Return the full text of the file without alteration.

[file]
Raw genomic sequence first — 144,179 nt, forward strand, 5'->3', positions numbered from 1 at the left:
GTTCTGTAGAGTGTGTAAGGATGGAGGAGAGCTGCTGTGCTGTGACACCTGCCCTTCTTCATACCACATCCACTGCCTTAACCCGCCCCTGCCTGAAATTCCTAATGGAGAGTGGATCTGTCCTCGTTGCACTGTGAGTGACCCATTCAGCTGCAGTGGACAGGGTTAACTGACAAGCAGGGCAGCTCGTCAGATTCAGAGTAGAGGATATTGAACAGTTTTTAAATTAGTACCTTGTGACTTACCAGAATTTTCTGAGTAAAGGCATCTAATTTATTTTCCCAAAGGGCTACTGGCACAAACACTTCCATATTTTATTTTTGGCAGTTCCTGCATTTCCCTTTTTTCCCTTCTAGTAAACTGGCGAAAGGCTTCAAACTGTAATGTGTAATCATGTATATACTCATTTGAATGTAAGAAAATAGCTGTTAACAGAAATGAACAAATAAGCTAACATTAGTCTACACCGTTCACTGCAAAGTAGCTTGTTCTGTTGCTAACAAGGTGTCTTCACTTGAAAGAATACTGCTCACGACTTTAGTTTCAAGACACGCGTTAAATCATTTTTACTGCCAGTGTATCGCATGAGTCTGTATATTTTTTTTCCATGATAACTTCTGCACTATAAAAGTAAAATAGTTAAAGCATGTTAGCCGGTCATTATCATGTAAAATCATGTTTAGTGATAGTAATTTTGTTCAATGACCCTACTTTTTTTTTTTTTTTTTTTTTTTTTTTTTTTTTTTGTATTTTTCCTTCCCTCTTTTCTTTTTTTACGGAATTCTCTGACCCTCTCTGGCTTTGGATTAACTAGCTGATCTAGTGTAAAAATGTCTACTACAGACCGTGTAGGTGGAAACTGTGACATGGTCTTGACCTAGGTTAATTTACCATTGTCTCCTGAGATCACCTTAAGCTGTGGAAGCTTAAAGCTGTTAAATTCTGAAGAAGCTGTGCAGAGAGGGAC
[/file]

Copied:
Raw genomic sequence first — 144,179 nt, forward strand, 5'->3', positions numbered from 1 at the left:
GTTCTGTAGAGTGTGTAAGGATGGAGGAGAGCTGCTGTGCTGTGACACCTGCCCTTCTTCATACCACATCCACTGCCTTAACCCGCCCCTGCCTGAAATTCCTAATGGAGAGTGGATCTGTCCTCGTTGCACTGTGAGTGACCCATTCAGCTGCAGTGGACAGGGTTAACTGACAAGCAGGGCAGCTCGTCAGATTCAGAGTAGAGGATATTGAACAGTTTTTAAATTAGTACCTTGTGACTTACCAGAATTTTCTGAGTAAAGGCATCTAATTTATTTTCCCAAAGGGCTACTGGCACAAACACTTCCATATTTTATTTTTGGCAGTTCCTGCATTTCCCTTTTTTCCCTTCTAGTAAACTGGCGAAAGGCTTCAAACTGTAATGTGTAATCATGTATATACTCATTTGAATGTAAGAAAATAGCTGTTAACAGAAATGAACAAATAAGCTAACATTAGTCTACACCGTTCACTGCAAAGTAGCTTGTTCTGTTGCTAACAAGGTGTCTTCACTTGAAAGAATACTGCTCACGACTTTAGTTTCAAGACACGCGTTAAATCATTTTTACTGCCAGTGTATCGCATGAGTCTGTATATTTTTTTTCCATGATAACTTCTGCACTATAAAAGTAAAATAGTTAAAGCATGTTAGCCGGTCATTATCATGTAAAATCATGTTTAGTGATAGTAATTTTGTTCAATGACCCTACTTTTTTTTTTTTTTTTTTTTTTTTTTTTTTTTTTTGTATTTTTCCTTCCCTCTTTTCTTTTTTTACGGAATTCTCTGACCCTCTCTGGCTTTGGATTAACTAGCTGATCTAGTGTAAAAATGTCTACTACAGACCGTGTAGGTGGAAACTGTGACATGGTCTTGACCTAGGTTAATTTACCATTGTCTCCTGAGATCACCTTAAGCTGTGGAAGCTTAAAGCTGTTAAATTCTGAAGAAGCTGTGCAGAGAGGGAC